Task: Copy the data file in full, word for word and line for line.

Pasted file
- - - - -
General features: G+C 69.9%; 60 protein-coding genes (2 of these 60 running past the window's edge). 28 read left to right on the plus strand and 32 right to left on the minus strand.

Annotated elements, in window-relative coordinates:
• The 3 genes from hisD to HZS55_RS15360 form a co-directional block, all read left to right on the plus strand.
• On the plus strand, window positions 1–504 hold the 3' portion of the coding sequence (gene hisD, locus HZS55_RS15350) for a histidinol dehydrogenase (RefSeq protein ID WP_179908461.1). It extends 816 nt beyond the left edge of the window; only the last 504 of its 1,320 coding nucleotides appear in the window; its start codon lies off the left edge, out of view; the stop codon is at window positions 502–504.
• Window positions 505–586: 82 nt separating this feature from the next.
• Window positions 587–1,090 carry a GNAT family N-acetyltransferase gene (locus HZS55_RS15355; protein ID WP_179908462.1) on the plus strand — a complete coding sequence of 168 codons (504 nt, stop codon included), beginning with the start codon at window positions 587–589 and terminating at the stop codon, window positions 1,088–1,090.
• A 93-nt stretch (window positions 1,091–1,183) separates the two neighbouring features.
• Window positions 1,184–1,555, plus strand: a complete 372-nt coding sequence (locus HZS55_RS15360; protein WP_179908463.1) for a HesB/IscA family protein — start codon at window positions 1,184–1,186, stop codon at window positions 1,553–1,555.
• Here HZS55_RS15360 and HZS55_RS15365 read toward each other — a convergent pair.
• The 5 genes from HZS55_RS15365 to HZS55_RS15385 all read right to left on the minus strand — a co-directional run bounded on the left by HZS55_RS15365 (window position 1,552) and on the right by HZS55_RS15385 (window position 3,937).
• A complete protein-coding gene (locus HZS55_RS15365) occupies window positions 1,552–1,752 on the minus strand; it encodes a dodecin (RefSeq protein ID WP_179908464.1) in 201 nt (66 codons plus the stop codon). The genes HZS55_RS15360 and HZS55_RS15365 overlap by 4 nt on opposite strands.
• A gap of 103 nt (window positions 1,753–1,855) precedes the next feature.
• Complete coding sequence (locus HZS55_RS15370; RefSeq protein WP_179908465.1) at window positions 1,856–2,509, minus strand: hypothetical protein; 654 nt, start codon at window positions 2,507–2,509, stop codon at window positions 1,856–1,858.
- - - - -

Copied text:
General features: G+C 69.9%; 60 protein-coding genes (2 of these 60 running past the window's edge). 28 read left to right on the plus strand and 32 right to left on the minus strand.

Annotated elements, in window-relative coordinates:
• The 3 genes from hisD to HZS55_RS15360 form a co-directional block, all read left to right on the plus strand.
• On the plus strand, window positions 1–504 hold the 3' portion of the coding sequence (gene hisD, locus HZS55_RS15350) for a histidinol dehydrogenase (RefSeq protein ID WP_179908461.1). It extends 816 nt beyond the left edge of the window; only the last 504 of its 1,320 coding nucleotides appear in the window; its start codon lies off the left edge, out of view; the stop codon is at window positions 502–504.
• Window positions 505–586: 82 nt separating this feature from the next.
• Window positions 587–1,090 carry a GNAT family N-acetyltransferase gene (locus HZS55_RS15355; protein ID WP_179908462.1) on the plus strand — a complete coding sequence of 168 codons (504 nt, stop codon included), beginning with the start codon at window positions 587–589 and terminating at the stop codon, window positions 1,088–1,090.
• A 93-nt stretch (window positions 1,091–1,183) separates the two neighbouring features.
• Window positions 1,184–1,555, plus strand: a complete 372-nt coding sequence (locus HZS55_RS15360; protein WP_179908463.1) for a HesB/IscA family protein — start codon at window positions 1,184–1,186, stop codon at window positions 1,553–1,555.
• Here HZS55_RS15360 and HZS55_RS15365 read toward each other — a convergent pair.
• The 5 genes from HZS55_RS15365 to HZS55_RS15385 all read right to left on the minus strand — a co-directional run bounded on the left by HZS55_RS15365 (window position 1,552) and on the right by HZS55_RS15385 (window position 3,937).
• A complete protein-coding gene (locus HZS55_RS15365) occupies window positions 1,552–1,752 on the minus strand; it encodes a dodecin (RefSeq protein ID WP_179908464.1) in 201 nt (66 codons plus the stop codon). The genes HZS55_RS15360 and HZS55_RS15365 overlap by 4 nt on opposite strands.
• A gap of 103 nt (window positions 1,753–1,855) precedes the next feature.
• Complete coding sequence (locus HZS55_RS15370; RefSeq protein WP_179908465.1) at window positions 1,856–2,509, minus strand: hypothetical protein; 654 nt, start codon at window positions 2,507–2,509, stop codon at window positions 1,856–1,858.